5. If your resting pulse is normal, say, 70 beats per minute, and your pulse after walking goes up 30 points or over 100, you are sick. If you are very short of breath after walking you may need oxygen. Call your physician and walk… really… slowly. When your lungs are swollen, there is less air space to exchange oxygen and your heart makes up the difference. If your heart is beating at over 100 for long, it is like running a marathon. Don’t stop walking completely because you are at risk for blood clots. But walk really slowly.
  6. If your resting pulse is normal and your walking pulse is ok, try a loaded walk. Carry something that weighs 20 pounds if you can. Then sit down and check a pulse again. If it is over 100 or jumps 30 points, you too have lung swelling, it’s just a little more subtle. You need to rest too.
  7. With practice, you will have a good idea what your pulse is before you do a formal count.
  8. You can use a pulse oximeter but you have to use it accurately. The fingers should be not moving and lying on the person’s knee or table or something. Otherwise it will give inaccurate readings and scare you. With a regular heart rate, look for the light to be picking up regularly before you believe the oxygen level. O2 sats under 87% need oxygen, but also if someone is going below 95% or is a child, call doctor or ambulance.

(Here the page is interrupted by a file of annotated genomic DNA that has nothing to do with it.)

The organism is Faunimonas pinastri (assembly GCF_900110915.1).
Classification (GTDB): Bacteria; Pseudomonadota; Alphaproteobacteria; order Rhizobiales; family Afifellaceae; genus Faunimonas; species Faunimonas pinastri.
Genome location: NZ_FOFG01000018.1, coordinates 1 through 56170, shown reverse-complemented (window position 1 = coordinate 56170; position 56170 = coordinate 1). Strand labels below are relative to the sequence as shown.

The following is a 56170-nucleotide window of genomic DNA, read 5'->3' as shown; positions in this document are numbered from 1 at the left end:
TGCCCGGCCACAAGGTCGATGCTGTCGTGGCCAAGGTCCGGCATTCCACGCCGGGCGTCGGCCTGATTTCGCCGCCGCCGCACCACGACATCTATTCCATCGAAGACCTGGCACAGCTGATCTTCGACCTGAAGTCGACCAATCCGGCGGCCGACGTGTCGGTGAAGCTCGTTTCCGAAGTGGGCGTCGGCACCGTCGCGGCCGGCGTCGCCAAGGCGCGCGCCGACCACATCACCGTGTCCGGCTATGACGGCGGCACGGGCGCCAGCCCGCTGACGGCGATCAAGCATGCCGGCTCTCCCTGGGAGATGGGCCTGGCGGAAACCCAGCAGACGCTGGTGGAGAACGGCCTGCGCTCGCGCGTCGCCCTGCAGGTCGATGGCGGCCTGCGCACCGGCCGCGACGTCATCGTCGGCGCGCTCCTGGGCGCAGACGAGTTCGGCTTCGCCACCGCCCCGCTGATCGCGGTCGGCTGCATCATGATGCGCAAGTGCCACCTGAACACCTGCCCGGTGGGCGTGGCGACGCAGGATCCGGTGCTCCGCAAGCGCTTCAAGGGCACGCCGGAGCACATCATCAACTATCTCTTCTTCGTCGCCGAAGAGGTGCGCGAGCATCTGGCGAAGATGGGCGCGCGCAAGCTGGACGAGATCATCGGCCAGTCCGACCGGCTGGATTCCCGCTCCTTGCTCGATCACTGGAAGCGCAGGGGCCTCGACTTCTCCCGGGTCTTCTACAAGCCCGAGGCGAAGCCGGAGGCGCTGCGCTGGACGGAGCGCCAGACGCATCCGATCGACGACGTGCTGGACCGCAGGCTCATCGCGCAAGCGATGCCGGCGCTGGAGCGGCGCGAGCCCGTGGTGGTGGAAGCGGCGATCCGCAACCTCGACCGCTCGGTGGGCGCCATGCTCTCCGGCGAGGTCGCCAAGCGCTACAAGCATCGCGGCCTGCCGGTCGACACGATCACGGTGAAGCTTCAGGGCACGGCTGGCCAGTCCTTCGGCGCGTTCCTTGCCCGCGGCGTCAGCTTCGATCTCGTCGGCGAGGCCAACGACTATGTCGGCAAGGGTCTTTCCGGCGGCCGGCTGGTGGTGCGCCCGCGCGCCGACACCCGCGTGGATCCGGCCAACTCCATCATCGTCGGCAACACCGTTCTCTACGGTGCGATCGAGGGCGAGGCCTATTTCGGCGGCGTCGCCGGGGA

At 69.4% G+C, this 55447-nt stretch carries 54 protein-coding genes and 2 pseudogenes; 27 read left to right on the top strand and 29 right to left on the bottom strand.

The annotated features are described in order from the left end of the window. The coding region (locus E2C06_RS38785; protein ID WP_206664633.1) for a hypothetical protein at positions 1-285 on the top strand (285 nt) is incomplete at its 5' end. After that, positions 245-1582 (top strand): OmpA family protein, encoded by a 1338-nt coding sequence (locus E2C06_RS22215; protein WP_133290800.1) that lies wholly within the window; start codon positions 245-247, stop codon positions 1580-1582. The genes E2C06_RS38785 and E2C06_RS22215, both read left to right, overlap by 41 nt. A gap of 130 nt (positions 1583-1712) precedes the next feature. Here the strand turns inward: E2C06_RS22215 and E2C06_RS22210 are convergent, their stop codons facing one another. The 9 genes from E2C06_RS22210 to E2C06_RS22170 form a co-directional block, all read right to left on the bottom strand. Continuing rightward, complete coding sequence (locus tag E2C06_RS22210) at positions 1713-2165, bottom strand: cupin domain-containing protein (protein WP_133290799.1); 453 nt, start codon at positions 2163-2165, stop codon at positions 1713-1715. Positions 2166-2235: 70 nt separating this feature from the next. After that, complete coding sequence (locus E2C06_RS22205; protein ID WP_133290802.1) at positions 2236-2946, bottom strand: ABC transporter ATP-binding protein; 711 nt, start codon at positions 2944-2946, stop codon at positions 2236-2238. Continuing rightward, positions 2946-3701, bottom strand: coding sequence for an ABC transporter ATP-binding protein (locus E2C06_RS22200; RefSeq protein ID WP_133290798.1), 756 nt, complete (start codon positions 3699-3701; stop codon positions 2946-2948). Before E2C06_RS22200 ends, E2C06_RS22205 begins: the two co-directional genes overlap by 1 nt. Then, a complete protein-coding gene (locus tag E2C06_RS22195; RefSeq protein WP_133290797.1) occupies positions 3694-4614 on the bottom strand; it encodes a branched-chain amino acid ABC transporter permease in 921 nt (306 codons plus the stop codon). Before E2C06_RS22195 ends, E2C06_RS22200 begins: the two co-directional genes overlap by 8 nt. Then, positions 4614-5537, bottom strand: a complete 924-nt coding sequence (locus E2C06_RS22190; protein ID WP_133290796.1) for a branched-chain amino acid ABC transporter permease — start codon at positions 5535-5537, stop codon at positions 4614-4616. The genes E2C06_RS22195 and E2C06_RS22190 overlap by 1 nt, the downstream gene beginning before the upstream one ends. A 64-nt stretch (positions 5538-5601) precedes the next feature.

9. Take a multivitamin. It is a lot of work for your heart to race fast. Rest, rest, rest. I have had 4 rounds of pneumonia with lung swelling. It took two months, two months, a year and this time I am five months post pneumonia and still on oxygen.
  10. Don’t use quack supplements and don’t take veterinarian ivermectin. Hello, you are not a sheep.
  11. Remember that if someone is hypoxic, they may act goofy, happy and unconcerned or be scared or have memory loss or just be confused. I write really weird rhyming songs when hypoxic and have the poor judgement to sing them to my doctor.
  12. GETTING VACCINATED IS YOUR BEST BET TO NOT DIE OF COVID-19. AND WEARING A MASK ALL THE TIME AROUND OTHER PEOPLE.

Good luck and take care.

Covid-19: caring for yourself

audio version, covid-19: Caring for yourself

A friend took his father to the ER in the next bigger town, sent there for admission to the hospital from the clinic. His father is in his 90s, has heart failure, and his legs were puffed up like balloons with weeping blisters.

They were in the ER for 13 hours, never given food though it was promised, the staff couldn’t even find time to bring a urinal and his father was not admitted. He was sent home. No beds. On divert.

Ok, so when should you go to the hospital right now? Only if you really really can’t breathe….